Professor Romero’s 1946 story of the political thought of his country still merits great respect. In its third Spanish edition, it has now been translated into lucid English and will increase understanding of Argentina among readers of that language.
Romero’s work is much more than intellectual history; the spirit and feelings of the times may be sensed clearly through his acute analysis of the course of political and social thought during more than three centuries. This was the author’s purpose. He sought “to reach from the plane of sharply focused ideas into the dark depths of elemental motives.”
The division of the text into colonial, creole and “alluvial” periods rests easily on history. But the treatment of these eras is unique. It is marked, like much of today’s historical writing, by strong overtones of the political, social, and behavioral sciences. For example, “colonialism” is perceptively described to explain what the colonial experience meant to the several social classes, what they thought, felt, and how they reacted to it. The very term “alluvial,” characterizing the last six decades, sums up the unending superimposition of layer upon layer of foreign influences —people, customs, ideas, and things— which Argentina goes on branding as her own.
The interpretation of the colonial period is in the author’s view of overriding importance; then Hapsburg and Bourbon bequeathed authoritarianism and liberalism, twin hammers to forge later national history. Not only was the “social reality of the future Argentina formed, but our spiritual attitude toward the most serious problems of our common experience was shaped.”
The second, or creole, period has been given sympathetic analysis. Romero feels the idealism that moved Independence leaders in their unsteady efforts to find a basis for national organization, experimenting with doctrines and methods of the day, before being brought to see in the rock of the Rosas dictatorship the true political and social reality. The efforts of the Generation of 1837 —of Echeverría, Alberdi, Sarmiento and their allies— to find and form, through rigorous analysis of the political, economic, and social facts of Platine society, a new and energy-releasing basis of government, are recounted with pride. To Romero, theirs was the glory of creating the modern nation that, changing its traditional social order, surged into the twentieth century.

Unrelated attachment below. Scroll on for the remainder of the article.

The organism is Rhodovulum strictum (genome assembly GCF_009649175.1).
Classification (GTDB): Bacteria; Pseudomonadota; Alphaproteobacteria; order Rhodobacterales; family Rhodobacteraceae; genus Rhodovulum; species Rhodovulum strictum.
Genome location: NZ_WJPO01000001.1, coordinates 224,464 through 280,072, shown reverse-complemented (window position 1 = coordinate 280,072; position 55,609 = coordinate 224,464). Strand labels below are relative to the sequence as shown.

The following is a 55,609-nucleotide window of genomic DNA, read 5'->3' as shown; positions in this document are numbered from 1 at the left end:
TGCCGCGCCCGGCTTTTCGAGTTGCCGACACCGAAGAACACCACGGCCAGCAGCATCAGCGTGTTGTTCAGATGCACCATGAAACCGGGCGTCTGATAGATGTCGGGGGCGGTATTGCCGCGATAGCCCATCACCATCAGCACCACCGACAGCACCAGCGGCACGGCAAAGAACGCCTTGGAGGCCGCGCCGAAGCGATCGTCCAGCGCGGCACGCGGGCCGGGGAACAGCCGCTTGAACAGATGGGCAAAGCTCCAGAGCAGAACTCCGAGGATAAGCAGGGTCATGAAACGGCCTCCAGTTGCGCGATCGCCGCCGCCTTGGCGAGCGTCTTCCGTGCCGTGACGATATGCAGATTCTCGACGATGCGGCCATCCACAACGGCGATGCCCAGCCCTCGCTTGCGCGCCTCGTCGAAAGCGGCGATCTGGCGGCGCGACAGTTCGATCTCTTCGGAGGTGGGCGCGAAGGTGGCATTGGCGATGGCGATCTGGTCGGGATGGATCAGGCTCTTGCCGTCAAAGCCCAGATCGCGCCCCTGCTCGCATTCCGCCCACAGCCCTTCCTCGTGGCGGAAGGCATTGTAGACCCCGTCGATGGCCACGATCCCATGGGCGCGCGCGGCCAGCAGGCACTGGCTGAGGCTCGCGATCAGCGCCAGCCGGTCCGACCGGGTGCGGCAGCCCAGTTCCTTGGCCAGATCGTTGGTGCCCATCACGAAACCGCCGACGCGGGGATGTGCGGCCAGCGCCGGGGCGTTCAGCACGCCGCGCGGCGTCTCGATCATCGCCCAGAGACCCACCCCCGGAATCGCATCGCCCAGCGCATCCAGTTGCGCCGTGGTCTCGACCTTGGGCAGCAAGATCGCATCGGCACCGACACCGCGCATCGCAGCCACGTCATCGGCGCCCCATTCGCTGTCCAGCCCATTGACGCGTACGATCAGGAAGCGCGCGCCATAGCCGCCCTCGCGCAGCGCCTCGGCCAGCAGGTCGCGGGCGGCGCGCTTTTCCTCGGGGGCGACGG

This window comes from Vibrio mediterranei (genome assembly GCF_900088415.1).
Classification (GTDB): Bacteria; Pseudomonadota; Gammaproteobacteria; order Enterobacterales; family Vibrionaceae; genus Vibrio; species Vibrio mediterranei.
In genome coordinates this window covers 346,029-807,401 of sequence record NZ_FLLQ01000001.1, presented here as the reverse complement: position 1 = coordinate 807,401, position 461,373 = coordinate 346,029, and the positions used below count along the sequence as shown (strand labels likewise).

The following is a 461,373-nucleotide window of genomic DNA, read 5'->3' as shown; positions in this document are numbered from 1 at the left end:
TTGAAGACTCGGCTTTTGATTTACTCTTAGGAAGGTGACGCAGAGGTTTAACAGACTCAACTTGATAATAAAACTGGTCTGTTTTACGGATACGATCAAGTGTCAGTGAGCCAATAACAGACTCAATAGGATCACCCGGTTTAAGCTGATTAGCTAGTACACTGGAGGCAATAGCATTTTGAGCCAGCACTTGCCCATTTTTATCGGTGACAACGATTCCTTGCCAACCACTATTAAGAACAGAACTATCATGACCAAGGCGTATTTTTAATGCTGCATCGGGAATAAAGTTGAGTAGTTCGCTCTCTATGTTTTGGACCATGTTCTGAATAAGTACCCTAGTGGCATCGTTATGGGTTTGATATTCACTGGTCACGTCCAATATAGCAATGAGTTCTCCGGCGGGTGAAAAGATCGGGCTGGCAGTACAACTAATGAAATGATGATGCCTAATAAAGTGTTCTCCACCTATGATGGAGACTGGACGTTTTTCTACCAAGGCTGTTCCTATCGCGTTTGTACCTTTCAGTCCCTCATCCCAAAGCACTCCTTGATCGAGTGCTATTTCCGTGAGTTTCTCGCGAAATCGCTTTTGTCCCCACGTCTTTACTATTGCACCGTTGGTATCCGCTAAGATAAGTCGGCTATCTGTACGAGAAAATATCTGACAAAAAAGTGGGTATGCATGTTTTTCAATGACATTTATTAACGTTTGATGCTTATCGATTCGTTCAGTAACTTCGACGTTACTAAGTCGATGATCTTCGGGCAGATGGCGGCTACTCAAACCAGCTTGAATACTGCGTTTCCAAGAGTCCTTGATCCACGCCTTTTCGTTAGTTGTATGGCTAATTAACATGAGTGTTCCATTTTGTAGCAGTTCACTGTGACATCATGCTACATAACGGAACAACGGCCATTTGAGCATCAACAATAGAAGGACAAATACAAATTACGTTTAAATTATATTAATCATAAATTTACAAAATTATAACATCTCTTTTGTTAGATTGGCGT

But Professor Romero’s portrayal of the alluvial period may be the most significant contribution of his book. Aware that he cannot judge definitively, since the period is still in full course, he piercingly identifies “the hostile elements that struggle
inits depths.” Important, the old system, “adapted to the regulation of the conventional interplay between parties of the same social class,” broke under compelling pressures for social reform. After that, socialism, syndicalism, communism and other burly competitors for status and acceptance opened the way for fascism and Perón. At the time of writing, Professor Romero was optimistic for the future. With wholesome national pride he had faith that the powerful forces shaping history would, as in the past, mold old and new ideas into a better reality, both unique and Argentine.